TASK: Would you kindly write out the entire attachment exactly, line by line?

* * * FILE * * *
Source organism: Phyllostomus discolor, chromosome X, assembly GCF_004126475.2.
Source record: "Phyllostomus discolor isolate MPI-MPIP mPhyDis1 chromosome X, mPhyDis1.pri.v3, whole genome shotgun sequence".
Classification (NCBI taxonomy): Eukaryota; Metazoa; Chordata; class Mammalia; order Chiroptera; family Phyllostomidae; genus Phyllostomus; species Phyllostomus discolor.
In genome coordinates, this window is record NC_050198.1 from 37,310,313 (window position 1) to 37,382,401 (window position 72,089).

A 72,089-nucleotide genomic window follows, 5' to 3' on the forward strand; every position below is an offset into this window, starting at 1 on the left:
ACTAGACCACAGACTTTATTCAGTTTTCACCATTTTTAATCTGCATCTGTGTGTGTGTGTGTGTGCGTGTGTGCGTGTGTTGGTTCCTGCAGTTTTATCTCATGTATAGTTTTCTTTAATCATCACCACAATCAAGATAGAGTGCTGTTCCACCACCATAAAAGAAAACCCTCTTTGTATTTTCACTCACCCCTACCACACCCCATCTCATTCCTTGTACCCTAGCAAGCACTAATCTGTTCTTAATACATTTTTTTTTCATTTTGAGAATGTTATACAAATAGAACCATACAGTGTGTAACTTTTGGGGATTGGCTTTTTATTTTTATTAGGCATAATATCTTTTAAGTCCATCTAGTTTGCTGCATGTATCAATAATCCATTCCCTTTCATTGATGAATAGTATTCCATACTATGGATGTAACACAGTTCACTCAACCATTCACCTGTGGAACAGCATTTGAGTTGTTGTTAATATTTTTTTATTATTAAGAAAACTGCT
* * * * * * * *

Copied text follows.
Source organism: Phyllostomus discolor, chromosome X, assembly GCF_004126475.2.
Source record: "Phyllostomus discolor isolate MPI-MPIP mPhyDis1 chromosome X, mPhyDis1.pri.v3, whole genome shotgun sequence".
Classification (NCBI taxonomy): Eukaryota; Metazoa; Chordata; class Mammalia; order Chiroptera; family Phyllostomidae; genus Phyllostomus; species Phyllostomus discolor.
In genome coordinates, this window is record NC_050198.1 from 37,310,313 (window position 1) to 37,382,401 (window position 72,089).

A 72,089-nucleotide genomic window follows, 5' to 3' on the forward strand; every position below is an offset into this window, starting at 1 on the left:
ACTAGACCACAGACTTTATTCAGTTTTCACCATTTTTAATCTGCATCTGTGTGTGTGTGTGTGTGCGTGTGTGCGTGTGTTGGTTCCTGCAGTTTTATCTCATGTATAGTTTTCTTTAATCATCACCACAATCAAGATAGAGTGCTGTTCCACCACCATAAAAGAAAACCCTCTTTGTATTTTCACTCACCCCTACCACACCCCATCTCATTCCTTGTACCCTAGCAAGCACTAATCTGTTCTTAATACATTTTTTTTTCATTTTGAGAATGTTATACAAATAGAACCATACAGTGTGTAACTTTTGGGGATTGGCTTTTTATTTTTATTAGGCATAATATCTTTTAAGTCCATCTAGTTTGCTGCATGTATCAATAATCCATTCCCTTTCATTGATGAATAGTATTCCATACTATGGATGTAACACAGTTCACTCAACCATTCACCTGTGGAACAGCATTTGAGTTGTTGTTAATATTTTTTTATTATTAAGAAAACTGCT